Friday, 18 October 2019

A New Zealand book every kid should read before the age of 12 - Alex by Tessa Duder

The New Zealand Book Council came up with a list of books by New Zealanders that they reckon every kid should have read by the age of 12.  I decided to check out the ones I haven't read and post about the ones I agreed were good (in no particular order).

Alex was written in 1987 but was set in 1959.  The protagonist is a schoolgirl who is a bit of an overachieverl.  Amongst other things she is trying to get selected for the Rome Olympic swimming team.  The story has quite a few twists and turns and I enjoyed it as an adult and can see why teenage girls went for it big time.

This was the first of a quartet of books about Alex.   I am going to read the others as well.

Flawless writing – at times hilarious, at times heart wrenching.  Cracking good.

Foodie Friday – Pommes Anna

Pommes Anna is a classic French potato dish.  It sounds simple but I suspect there is quite a degree of difficulty to be successful.  Not diet food but fabulous.

A dish created during the reign of Napoleon III in France.

Here is a traditional recipe:


  • 2 1/2 pounds waxy potatoes, peeled
  • 5 tablespoons unsalted butter
  • 1 1/2 teaspoons fine sea salt


For the potatoes
1.    Preheat the oven to 425°F.
2.    Using a sharp knife or mandoline, slice the potatoes ¹⁄8 inch (4 mm) thick. (Do not rinse or soak the slices; the starch is what binds the layers.)
3.    In a small saucepan, melt the butter over medium heat and cook, swirling the pan, to get it to the brown butter stage: First, the butter will boil in large bubbles. Soon, the bubbles will get smaller, the pitch of the boil will get higher, and the butter will turn light brown and smell nutty. At this point take off the heat immediately and pour into a bowl. (If you overcook the butter, the solids will burn and form black, acrid-tasting flakes. Throw it out and start again; it’s happened to the best of us.)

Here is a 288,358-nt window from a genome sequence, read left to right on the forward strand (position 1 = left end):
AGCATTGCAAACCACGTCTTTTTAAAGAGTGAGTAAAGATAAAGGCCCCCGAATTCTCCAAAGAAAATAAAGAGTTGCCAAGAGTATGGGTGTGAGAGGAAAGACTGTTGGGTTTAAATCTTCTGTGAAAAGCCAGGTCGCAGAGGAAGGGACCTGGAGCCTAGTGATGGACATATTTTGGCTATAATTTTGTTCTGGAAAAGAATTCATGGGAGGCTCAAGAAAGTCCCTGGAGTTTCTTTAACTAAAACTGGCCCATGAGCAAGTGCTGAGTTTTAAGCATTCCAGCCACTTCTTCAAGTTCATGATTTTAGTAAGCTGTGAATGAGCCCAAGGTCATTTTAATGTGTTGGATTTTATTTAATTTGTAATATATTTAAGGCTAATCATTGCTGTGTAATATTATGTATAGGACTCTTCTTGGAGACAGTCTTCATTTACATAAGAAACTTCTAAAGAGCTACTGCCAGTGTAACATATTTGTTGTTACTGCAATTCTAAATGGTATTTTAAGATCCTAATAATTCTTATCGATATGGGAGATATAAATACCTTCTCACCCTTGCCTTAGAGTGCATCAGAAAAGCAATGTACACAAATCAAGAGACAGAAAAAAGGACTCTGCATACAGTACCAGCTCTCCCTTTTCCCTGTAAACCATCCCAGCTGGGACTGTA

4.    Grease the bottom of a shallow 10-inch ovenproof cast-iron pan with some of the brown butter. Cover the bottom of the pan with one-third of the potato slices, arranging them in a slightly overlapping, circular pattern. Brush with one-third of the remaining butter and sprinkle with ½ teaspoon of the salt. Make two more layers using the remaining potatoes, butter, and salt. Set over medium heat and cook, without disturbing, to initiate browning on the bottom, 10 minutes. Cover loosely with foil, transfer to the oven, and bake for 30 minutes. Remove the foil and bake until the potatoes are cooked through (a knife should pierce through easily) and the top is browned and crusty, 20 to 30 minutes. Let rest for 10 minutes on the counter.
5.    Run a spatula around the edges and underneath to loosen and flip carefully onto a serving plate so the golden bottom faces up. If any of the potatoes are stuck to the bottom of the pan, scrape them off and return them to where they belong. (If you don’t feel up for the flipping, it is fine to serve the potatoes directly from the pan.) Slice into wedges and serve.